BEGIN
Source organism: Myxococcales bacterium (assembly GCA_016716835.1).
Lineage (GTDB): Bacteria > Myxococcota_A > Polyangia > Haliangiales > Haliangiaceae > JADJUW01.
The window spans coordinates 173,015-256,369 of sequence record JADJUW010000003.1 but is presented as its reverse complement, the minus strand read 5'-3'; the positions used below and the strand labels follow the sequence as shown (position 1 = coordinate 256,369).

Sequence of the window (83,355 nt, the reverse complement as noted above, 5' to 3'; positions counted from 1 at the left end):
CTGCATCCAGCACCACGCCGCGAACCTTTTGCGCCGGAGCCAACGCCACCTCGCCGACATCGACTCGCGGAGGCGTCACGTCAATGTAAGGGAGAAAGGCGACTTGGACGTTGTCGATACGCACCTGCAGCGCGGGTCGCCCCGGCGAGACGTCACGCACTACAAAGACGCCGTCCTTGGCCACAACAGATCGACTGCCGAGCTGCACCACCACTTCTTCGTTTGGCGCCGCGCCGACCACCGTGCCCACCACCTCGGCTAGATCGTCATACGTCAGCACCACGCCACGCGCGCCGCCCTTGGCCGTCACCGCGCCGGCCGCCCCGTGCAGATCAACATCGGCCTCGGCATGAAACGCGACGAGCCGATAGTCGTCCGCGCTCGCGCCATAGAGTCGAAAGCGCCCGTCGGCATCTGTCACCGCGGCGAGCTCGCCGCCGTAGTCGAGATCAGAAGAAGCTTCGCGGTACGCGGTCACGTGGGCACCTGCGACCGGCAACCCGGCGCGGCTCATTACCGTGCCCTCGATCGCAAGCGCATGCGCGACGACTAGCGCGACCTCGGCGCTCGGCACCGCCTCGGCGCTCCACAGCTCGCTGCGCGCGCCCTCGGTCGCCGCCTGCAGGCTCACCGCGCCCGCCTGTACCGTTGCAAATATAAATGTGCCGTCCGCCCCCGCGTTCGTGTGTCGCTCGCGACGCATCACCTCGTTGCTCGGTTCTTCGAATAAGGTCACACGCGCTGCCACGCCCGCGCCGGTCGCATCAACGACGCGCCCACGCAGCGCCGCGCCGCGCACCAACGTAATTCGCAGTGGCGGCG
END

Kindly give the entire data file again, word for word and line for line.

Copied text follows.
Source organism: Myxococcales bacterium (assembly GCA_016716835.1).
Lineage (GTDB): Bacteria > Myxococcota_A > Polyangia > Haliangiales > Haliangiaceae > JADJUW01.
The window spans coordinates 173,015-256,369 of sequence record JADJUW010000003.1 but is presented as its reverse complement, the minus strand read 5'-3'; the positions used below and the strand labels follow the sequence as shown (position 1 = coordinate 256,369).

Sequence of the window (83,355 nt, the reverse complement as noted above, 5' to 3'; positions counted from 1 at the left end):
CTGCATCCAGCACCACGCCGCGAACCTTTTGCGCCGGAGCCAACGCCACCTCGCCGACATCGACTCGCGGAGGCGTCACGTCAATGTAAGGGAGAAAGGCGACTTGGACGTTGTCGATACGCACCTGCAGCGCGGGTCGCCCCGGCGAGACGTCACGCACTACAAAGACGCCGTCCTTGGCCACAACAGATCGACTGCCGAGCTGCACCACCACTTCTTCGTTTGGCGCCGCGCCGACCACCGTGCCCACCACCTCGGCTAGATCGTCATACGTCAGCACCACGCCACGCGCGCCGCCCTTGGCCGTCACCGCGCCGGCCGCCCCGTGCAGATCAACATCGGCCTCGGCATGAAACGCGACGAGCCGATAGTCGTCCGCGCTCGCGCCATAGAGTCGAAAGCGCCCGTCGGCATCTGTCACCGCGGCGAGCTCGCCGCCGTAGTCGAGATCAGAAGAAGCTTCGCGGTACGCGGTCACGTGGGCACCTGCGACCGGCAACCCGGCGCGGCTCATTACCGTGCCCTCGATCGCAAGCGCATGCGCGACGACTAGCGCGACCTCGGCGCTCGGCACCGCCTCGGCGCTCCACAGCTCGCTGCGCGCGCCCTCGGTCGCCGCCTGCAGGCTCACCGCGCCCGCCTGTACCGTTGCAAATATAAATGTGCCGTCCGCCCCCGCGTTCGTGTGTCGCTCGCGACGCATCACCTCGTTGCTCGGTTCTTCGAATAAGGTCACACGCGCTGCCACGCCCGCGCCGGTCGCATCAACGACGCGCCCACGCAGCGCCGCGCCGCGCACCAACGTAATTCGCAGTGGCGGCG